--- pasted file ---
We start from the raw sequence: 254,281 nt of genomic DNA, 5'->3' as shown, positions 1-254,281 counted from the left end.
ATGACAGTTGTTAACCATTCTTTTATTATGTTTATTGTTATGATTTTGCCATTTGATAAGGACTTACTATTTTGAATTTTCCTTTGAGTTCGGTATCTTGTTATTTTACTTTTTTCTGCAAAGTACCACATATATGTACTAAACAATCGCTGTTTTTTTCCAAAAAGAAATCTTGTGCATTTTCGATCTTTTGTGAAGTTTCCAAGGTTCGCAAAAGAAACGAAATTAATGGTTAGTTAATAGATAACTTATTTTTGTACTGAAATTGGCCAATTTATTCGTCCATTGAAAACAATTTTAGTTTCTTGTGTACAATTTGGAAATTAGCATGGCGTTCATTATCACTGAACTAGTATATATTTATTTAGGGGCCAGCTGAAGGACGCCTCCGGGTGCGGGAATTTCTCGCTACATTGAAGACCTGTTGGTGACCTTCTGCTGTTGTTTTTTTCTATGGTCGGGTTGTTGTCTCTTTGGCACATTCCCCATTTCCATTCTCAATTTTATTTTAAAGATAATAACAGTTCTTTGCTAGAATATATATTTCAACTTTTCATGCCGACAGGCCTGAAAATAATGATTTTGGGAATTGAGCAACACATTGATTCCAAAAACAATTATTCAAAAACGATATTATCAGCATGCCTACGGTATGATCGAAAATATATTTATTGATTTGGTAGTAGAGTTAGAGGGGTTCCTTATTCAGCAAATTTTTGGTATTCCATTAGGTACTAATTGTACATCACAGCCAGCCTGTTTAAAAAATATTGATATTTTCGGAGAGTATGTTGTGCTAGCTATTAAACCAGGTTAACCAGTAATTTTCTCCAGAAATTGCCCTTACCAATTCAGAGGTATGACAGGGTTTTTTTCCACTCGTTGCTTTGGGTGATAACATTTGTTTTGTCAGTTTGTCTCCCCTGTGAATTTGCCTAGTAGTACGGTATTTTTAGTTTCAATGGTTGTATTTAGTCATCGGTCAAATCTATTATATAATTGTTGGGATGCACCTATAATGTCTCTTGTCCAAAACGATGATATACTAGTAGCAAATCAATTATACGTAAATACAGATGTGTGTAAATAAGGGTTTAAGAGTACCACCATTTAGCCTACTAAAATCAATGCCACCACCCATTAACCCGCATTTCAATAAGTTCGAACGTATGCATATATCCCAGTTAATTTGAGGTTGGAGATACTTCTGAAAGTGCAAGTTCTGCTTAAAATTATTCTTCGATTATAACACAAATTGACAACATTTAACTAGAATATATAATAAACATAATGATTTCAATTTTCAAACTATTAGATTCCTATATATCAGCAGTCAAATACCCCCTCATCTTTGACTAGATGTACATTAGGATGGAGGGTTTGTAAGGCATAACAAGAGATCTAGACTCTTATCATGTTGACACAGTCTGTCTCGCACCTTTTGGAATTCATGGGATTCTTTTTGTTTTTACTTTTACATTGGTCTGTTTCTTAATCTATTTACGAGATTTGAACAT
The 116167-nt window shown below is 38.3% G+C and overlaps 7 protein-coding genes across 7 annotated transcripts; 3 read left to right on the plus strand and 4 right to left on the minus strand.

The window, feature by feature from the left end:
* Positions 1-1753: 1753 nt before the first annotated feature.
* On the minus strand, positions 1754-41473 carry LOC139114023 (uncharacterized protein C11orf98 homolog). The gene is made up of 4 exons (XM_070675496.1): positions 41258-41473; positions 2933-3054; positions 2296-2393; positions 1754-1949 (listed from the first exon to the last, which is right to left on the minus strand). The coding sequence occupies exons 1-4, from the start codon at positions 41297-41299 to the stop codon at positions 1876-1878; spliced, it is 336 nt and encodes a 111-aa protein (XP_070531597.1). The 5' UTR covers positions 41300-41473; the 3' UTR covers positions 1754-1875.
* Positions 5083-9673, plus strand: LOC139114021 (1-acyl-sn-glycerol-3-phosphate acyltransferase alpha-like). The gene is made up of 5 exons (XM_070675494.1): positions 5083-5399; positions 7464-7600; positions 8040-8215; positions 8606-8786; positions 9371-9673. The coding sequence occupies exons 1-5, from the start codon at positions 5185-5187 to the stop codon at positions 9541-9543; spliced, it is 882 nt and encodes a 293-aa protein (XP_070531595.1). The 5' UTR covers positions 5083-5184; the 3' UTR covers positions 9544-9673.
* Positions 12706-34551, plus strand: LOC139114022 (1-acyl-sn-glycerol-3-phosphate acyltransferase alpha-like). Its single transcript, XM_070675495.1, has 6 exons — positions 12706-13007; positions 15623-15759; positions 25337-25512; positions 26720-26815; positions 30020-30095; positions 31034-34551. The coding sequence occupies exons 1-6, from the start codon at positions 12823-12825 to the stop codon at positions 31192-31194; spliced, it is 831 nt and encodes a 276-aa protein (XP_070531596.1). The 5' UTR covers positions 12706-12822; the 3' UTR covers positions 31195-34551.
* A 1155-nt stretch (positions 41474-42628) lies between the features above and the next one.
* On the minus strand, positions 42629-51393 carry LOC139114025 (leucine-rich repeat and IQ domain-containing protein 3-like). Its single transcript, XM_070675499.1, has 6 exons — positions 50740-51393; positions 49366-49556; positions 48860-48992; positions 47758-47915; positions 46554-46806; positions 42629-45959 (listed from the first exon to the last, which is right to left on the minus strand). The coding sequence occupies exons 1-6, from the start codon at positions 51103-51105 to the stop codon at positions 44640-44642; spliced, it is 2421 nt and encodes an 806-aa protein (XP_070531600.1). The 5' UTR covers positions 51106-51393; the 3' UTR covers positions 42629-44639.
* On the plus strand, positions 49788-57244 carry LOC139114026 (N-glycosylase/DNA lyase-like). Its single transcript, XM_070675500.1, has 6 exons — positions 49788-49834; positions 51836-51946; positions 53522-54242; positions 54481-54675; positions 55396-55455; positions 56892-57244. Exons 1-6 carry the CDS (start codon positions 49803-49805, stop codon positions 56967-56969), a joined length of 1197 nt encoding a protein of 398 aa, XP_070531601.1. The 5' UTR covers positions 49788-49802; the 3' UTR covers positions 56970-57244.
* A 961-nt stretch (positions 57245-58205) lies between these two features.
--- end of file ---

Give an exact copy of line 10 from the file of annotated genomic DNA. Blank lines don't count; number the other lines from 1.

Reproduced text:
* On the minus strand, positions 42629-51393 carry LOC139114025 (leucine-rich repeat and IQ domain-containing protein 3-like). Its single transcript, XM_070675499.1, has 6 exons — positions 50740-51393; positions 49366-49556; positions 48860-48992; positions 47758-47915; positions 46554-46806; positions 42629-45959 (listed from the first exon to the last, which is right to left on the minus strand). The coding sequence occupies exons 1-6, from the start codon at positions 51103-51105 to the stop codon at positions 44640-44642; spliced, it is 2421 nt and encodes an 806-aa protein (XP_070531600.1). The 5' UTR covers positions 51106-51393; the 3' UTR covers positions 42629-44639.